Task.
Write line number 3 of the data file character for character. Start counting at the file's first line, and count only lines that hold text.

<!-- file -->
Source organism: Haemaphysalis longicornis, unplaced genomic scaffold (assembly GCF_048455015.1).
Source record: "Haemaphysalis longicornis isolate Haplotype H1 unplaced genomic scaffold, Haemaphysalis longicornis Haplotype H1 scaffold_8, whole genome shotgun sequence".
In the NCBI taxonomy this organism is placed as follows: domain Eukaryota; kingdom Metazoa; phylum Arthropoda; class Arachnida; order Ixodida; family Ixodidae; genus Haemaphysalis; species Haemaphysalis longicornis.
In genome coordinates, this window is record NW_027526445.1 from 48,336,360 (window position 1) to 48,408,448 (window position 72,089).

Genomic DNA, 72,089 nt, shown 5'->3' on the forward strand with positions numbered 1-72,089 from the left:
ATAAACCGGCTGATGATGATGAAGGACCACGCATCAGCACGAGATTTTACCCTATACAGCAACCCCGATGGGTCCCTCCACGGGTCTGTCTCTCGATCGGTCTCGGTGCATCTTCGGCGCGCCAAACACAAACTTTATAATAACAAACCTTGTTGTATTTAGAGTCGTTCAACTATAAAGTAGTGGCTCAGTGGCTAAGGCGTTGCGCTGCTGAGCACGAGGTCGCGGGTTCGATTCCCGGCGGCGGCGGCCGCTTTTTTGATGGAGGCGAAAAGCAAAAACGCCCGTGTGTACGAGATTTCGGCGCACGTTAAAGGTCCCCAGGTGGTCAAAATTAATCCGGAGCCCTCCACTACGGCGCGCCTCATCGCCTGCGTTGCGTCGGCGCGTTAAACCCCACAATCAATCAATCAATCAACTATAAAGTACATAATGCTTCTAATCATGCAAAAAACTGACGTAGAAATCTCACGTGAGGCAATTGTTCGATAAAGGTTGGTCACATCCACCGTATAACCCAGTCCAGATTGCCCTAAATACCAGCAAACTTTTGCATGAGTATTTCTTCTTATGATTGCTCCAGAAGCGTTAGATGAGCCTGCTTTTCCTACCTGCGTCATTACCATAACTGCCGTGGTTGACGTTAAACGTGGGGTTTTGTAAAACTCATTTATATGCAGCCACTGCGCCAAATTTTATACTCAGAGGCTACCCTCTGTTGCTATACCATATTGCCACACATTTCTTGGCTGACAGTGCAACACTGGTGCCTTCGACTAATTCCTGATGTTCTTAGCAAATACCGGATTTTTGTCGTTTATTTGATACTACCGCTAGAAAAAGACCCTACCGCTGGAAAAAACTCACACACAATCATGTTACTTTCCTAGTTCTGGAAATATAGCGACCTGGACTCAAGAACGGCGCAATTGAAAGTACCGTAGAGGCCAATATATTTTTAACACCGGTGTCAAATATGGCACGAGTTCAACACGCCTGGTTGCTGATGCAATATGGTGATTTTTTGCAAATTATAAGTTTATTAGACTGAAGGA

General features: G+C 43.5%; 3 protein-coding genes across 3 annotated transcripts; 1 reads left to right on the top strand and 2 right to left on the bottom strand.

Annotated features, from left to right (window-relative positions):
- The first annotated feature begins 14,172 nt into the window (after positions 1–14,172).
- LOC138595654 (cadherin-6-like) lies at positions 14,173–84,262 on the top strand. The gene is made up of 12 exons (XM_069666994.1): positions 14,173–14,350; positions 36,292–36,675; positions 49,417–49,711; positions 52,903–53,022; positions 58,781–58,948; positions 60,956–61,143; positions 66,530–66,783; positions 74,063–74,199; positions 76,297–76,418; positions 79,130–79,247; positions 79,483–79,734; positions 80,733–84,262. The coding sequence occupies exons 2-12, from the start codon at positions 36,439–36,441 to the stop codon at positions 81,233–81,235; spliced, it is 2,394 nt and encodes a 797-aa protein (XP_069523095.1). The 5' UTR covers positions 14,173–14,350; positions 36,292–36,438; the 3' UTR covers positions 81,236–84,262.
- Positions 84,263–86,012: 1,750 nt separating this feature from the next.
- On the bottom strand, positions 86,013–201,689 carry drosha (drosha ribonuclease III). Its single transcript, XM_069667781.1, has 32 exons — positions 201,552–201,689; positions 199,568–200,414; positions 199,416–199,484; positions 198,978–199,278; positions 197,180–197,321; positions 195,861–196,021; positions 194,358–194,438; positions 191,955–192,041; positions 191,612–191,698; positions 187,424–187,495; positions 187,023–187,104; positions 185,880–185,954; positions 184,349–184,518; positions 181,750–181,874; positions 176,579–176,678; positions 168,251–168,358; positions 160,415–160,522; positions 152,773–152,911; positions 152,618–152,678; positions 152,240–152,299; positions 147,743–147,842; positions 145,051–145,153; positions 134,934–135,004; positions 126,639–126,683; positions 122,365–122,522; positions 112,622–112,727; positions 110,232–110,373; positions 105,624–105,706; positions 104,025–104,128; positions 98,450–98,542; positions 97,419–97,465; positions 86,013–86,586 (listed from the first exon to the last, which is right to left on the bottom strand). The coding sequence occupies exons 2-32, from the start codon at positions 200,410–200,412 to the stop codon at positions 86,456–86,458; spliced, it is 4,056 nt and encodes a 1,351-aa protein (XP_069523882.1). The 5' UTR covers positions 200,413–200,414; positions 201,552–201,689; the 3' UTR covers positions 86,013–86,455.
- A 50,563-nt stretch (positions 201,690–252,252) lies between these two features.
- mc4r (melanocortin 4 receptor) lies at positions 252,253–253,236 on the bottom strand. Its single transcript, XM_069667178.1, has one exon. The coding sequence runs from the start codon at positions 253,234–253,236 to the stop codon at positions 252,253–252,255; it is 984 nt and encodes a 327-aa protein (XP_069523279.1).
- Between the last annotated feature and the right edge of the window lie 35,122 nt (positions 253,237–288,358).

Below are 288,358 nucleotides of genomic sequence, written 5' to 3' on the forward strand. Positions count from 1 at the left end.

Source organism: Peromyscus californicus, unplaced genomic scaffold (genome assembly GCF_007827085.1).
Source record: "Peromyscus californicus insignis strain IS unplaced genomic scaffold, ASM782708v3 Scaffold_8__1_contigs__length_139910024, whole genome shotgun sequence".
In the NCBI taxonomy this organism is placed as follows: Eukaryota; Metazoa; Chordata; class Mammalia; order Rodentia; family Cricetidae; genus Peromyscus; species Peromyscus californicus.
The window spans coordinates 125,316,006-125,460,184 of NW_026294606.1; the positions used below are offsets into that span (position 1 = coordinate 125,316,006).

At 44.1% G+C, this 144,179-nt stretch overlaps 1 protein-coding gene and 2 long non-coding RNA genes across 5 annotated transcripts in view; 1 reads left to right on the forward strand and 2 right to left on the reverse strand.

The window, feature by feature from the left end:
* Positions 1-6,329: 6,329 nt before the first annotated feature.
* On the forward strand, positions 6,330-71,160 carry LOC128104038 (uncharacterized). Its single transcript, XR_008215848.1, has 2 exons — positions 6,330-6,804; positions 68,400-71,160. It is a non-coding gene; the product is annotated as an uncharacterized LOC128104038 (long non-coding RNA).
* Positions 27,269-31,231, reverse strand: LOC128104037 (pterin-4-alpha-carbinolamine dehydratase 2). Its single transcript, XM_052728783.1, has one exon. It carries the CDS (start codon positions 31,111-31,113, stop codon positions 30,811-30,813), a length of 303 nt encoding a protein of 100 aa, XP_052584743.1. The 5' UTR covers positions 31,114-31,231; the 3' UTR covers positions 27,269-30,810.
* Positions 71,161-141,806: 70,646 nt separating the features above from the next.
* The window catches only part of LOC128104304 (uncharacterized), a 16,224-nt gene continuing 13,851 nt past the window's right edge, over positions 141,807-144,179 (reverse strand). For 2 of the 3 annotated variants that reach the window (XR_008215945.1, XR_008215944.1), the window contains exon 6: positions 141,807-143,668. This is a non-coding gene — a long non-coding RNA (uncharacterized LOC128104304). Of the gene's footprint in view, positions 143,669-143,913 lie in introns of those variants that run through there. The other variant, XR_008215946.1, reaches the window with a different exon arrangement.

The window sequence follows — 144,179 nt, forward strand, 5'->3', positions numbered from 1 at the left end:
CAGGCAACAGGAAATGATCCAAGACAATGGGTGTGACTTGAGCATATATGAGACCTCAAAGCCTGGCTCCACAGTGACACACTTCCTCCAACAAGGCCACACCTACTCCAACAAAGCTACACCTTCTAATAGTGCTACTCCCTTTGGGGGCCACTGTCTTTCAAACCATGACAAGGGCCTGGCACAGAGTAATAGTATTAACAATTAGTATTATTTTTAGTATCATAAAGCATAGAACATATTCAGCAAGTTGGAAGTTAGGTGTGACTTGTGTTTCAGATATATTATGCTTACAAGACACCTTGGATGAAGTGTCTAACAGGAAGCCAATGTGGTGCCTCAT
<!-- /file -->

In the NCBI taxonomy this organism is placed as follows: domain Eukaryota; kingdom Metazoa; phylum Arthropoda; class Arachnida; order Ixodida; family Ixodidae; genus Haemaphysalis; species Haemaphysalis longicornis.